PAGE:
Brazilian Supreme Court Justice Alexandre de Moraes has ordered Apple and Google to help block access to the Telegram messaging app within the country, according to Reuters. The sealed order, handed down today, demands Brazil’s telecommunications agency Anatel officially suspend Telegram until it complies with local orders and pays a series of fines. The news follows accusations that Telegram has failed to prevent users from spreading disinformation as it’s become a communications hub for President Jair Bolsonaro.
Brazilian authorities threatened to suspend Telegram earlier this year, saying it hadn’t responded to requests to fight false election information. Telegram responded in February by removing three channels from US-based Brazilian blogger Allan dos Santos, a supporter of Bolosnaro, for allegedly spreading disinformation and inciting violence. However, according to an Associated Press description of today’s order, Moraes said the company had been uncooperative with authorities. The order apparently gives Apple, Google, and local phone carriers five days to block Telegram, while Anatel has 24 hours to implement an official suspension.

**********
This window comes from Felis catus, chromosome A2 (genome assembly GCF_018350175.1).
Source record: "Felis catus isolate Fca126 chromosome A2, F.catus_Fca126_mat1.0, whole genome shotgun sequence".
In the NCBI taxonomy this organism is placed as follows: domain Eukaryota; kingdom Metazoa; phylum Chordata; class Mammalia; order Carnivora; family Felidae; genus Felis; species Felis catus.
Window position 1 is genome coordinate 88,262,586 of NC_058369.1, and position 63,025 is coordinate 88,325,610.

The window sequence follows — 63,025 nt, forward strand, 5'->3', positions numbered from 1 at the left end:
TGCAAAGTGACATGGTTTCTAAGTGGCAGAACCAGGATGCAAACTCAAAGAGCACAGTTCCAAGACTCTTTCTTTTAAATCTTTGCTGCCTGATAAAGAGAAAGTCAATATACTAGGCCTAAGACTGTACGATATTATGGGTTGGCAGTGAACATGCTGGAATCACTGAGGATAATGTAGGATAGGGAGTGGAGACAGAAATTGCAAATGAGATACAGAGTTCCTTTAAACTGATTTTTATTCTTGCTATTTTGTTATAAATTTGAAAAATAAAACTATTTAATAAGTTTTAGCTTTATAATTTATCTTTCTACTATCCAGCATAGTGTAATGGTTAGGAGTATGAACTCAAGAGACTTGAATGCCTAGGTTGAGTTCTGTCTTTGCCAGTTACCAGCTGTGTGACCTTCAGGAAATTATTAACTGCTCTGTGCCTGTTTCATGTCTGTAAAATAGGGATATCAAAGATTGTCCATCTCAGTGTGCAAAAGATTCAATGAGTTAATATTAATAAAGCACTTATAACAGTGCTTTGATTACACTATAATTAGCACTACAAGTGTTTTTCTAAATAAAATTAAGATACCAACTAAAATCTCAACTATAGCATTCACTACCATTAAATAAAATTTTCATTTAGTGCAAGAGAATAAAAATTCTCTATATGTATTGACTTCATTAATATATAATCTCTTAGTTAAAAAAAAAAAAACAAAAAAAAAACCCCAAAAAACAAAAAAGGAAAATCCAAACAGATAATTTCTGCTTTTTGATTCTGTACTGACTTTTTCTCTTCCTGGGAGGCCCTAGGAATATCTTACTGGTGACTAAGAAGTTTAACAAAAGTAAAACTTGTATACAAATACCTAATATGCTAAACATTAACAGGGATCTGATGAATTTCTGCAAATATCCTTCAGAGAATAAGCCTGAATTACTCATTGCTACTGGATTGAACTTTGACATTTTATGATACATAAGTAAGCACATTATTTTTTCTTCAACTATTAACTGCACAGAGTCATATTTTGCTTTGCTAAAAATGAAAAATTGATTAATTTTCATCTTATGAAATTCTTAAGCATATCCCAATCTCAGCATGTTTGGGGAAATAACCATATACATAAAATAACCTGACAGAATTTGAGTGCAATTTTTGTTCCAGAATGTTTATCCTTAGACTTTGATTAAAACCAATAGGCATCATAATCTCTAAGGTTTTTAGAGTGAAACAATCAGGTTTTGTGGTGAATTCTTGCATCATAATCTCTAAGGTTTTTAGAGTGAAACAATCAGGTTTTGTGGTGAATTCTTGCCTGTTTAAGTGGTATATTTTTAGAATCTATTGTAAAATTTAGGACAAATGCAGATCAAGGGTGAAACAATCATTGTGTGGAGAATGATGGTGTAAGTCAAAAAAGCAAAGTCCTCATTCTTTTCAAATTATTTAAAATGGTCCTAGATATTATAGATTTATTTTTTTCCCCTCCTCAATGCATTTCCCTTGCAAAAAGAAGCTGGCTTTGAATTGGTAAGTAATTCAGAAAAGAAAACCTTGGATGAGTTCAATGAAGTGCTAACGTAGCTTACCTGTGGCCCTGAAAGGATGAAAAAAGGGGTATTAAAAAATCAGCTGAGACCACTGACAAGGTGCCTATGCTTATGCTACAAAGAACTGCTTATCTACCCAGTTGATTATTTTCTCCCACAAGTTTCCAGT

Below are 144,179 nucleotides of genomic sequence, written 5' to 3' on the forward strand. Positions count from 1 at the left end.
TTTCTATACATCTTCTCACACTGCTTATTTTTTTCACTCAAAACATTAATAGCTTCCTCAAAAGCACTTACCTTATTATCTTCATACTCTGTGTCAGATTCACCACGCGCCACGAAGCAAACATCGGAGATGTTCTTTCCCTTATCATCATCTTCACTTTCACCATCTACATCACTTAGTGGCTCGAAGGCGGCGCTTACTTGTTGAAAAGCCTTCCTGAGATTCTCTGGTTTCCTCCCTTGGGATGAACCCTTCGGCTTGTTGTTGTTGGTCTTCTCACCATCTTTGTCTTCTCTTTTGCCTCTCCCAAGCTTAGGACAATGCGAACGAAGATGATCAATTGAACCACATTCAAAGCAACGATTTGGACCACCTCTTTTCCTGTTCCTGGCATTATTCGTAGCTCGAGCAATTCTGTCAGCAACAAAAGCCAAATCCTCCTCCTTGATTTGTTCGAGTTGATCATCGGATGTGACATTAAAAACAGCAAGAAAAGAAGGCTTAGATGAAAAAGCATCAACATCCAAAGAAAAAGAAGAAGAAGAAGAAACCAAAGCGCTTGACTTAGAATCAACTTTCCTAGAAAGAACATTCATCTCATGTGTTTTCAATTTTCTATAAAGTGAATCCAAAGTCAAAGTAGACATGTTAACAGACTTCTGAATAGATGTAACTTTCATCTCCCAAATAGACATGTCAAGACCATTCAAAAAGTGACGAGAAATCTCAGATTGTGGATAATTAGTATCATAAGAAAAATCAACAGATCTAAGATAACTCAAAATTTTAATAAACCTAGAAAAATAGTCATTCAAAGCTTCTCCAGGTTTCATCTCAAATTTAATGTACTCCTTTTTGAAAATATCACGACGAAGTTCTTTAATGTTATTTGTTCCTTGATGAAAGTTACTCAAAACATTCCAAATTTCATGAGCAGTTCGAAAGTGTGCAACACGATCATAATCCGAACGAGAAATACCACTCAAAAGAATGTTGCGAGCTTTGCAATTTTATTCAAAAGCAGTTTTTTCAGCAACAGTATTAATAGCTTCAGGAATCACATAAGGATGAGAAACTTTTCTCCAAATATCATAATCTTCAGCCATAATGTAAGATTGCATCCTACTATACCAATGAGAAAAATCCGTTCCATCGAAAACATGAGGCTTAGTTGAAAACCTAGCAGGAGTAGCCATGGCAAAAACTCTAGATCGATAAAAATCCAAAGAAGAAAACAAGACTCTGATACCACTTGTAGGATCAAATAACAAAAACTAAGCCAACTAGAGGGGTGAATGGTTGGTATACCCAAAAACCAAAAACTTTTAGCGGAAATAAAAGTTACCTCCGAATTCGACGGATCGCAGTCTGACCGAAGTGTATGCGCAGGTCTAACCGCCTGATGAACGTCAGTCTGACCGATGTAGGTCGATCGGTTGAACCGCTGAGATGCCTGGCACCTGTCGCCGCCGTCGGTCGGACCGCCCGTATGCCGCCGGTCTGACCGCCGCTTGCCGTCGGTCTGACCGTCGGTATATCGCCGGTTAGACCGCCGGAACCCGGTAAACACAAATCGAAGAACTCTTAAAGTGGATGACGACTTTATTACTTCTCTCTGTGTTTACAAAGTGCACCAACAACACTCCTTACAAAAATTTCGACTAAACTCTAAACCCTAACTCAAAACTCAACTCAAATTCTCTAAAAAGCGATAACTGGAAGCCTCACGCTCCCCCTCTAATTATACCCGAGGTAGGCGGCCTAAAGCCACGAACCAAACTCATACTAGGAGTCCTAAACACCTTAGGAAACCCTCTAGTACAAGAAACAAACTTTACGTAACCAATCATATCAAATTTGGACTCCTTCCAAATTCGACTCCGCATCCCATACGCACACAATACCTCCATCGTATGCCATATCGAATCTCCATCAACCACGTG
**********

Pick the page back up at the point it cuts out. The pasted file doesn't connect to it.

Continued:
Google spokesperson Frederico Cursino confirmed to The Verge via email that the company had “received a Supreme Court order regarding the messaging app Telegram in Brazil,” but “as the case is sealed, we will not be commenting.” Apple and Telegram did not immediately respond to requests for comment.
Telegram is caught in a crossfire between the Supreme Court and Bolsonaro, whom the court is investigating for allegedly leaking police documents and making comments falsely linking AIDS to the COVID-19 vaccine. (Bolsonaro, in turn, has called for Moraes’ impeachment.) But the app has been criticized elsewhere for offering a haven where far-right political figures can post false information and hate speech to avoid deplatforming from services like Facebook and Twitter, part of Telegram’s stated commitment to refusing government censorship demands. It’s been banned in Russia for refusing to share encryption keys in anti-terrorism investigations, although that prohibition was lifted in 2020. Meanwhile, Brazil’s legal system has previously ordered blocks of Telegram competitor WhatsApp — but the bans have proven to be short-lived.